I know foreigners in Korea have really mixed feelings about this kind of thing, but the thing to remember is that the kids themselves are not doing this of their own initiative -- they have no choice. So the idea of anyone getting pissy with them really bugs me. It's their homework.
I personally don't mind it. I like to have the chance to have a bit of a chat with students who aren't my own, but I did give my co-teacher this bit of advice: Please tell the students to remember that most of the foreigners they meet will not be tourists. Most of them will probably be living in Korea. I also said, tell the kids to remember that there are other kinds of foreigners in Korea besides Westerners. I told her to try to steer the students away from any questions that center around only Korea or what foreigners think of Korea, or to try to make them more interesting and personal than the usual. I said, every single time I'm stopped by a kid doing one of these assignments (as well as a lot of the times anyone out in public decides to strike up a random conversation), I'm always asked these questions:
- How long have you been in Korea?
- What do you think of Korea?
- Do you like Korean food?
- When are you leaving Korea?
- What do you think of Korean culture?
- Do you miss your family?
- What do you like about Korea?
- Can you say something in Korean?
- Why did you come to Korea?
- What's the best thing about Korea?
These are the kinds of questions that I think will really help the students learn more about how foreigners relate to Korea, that will help them to engage in a real conversation, however slow, nervous and stunted, with foreigners.
My kids are so low level that I know this is asking a lot, but I know how creative they are and how they can make it work when they really want to. They have a lot of interesting things to say, if they are just given that little extra push to go outside of the box.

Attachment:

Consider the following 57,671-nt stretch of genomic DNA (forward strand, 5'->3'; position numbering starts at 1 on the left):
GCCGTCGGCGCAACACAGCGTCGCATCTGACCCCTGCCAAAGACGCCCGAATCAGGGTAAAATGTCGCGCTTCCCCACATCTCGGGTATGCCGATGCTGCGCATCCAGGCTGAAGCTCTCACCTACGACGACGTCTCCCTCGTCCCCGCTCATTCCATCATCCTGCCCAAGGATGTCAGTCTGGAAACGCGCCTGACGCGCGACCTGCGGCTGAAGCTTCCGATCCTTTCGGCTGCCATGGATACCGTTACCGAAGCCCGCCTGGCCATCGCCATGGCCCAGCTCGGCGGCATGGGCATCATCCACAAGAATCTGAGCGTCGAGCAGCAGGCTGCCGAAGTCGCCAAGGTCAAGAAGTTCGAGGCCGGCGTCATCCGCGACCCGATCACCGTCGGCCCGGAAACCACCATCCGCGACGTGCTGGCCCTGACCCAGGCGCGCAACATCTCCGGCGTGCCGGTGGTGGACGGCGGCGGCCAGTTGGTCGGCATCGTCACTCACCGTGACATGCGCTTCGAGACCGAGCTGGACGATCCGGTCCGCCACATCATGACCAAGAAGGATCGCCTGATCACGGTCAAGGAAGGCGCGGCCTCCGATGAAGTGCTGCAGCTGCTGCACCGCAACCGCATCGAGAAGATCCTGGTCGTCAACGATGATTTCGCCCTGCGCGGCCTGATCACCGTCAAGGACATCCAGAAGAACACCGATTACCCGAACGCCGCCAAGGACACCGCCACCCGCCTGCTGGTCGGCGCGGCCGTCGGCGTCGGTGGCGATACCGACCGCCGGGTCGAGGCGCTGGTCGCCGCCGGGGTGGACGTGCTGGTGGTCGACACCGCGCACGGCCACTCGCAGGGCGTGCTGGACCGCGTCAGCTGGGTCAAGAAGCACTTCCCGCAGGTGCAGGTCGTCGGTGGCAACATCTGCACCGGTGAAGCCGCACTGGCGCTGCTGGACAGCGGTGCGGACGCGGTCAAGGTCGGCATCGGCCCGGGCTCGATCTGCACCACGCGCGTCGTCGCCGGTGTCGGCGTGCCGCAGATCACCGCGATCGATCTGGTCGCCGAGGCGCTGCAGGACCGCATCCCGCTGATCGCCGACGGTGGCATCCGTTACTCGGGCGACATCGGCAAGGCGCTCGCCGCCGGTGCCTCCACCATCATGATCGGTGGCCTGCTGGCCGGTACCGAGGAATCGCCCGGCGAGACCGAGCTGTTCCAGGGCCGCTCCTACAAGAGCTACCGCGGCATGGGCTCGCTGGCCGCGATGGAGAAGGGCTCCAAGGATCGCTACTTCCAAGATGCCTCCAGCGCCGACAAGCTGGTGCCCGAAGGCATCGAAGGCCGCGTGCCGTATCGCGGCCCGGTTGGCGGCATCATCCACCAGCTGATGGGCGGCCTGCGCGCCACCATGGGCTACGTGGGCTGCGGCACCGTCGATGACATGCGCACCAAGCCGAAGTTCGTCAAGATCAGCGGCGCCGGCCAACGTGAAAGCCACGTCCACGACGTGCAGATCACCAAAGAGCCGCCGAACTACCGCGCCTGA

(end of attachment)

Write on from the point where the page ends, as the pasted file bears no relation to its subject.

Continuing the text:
I also told her that the students should try to be as polite as possible when approaching foreigners. I've already warned them all numerous times about how, "Hey!" can come across as extremely rude, and that, "Excuse me," or, in the case that they are addressing me, simply, "Teacher!" is much better. But on Monday I'll make out a list of phrases that could help them in navigating the conversation in a polite way. She's more worried about foreigners being upset about the students wanting to record them (part of the assignment) and so I told her they just need to be sure to ask permission before everything: "Excuse me, may I speak to you for a moment? Would you mind if I record you? Thank you so much for your time."
Shit like that.
But the real point of making this post is to say this: If you happen to be approached by a teenage raggamuffin in Seoul this summer vacation, please be kind. Speak slowly and help them as much as you can. Most of them are fine with me, but they haven't had much experience at all with foreigners or speaking English outside of that. For most of them, just going to Seoul will be a big event. A lot of them are really going to be dreading having to do this. A lot. So please be kind, not only to mine, but to all of the students who are put in this position. Remember that they are someone's students, just like your own, and try not to get annoyed, and to be forgiving of their mistakes. The idea of one of my boys getting reamed out by some grumpy foreigner really makes my heart ache. So let's all agree not to ever do that to someone else's kids, hey?
Do you have any other advice I should pass along to my kids? Let me know in the comments.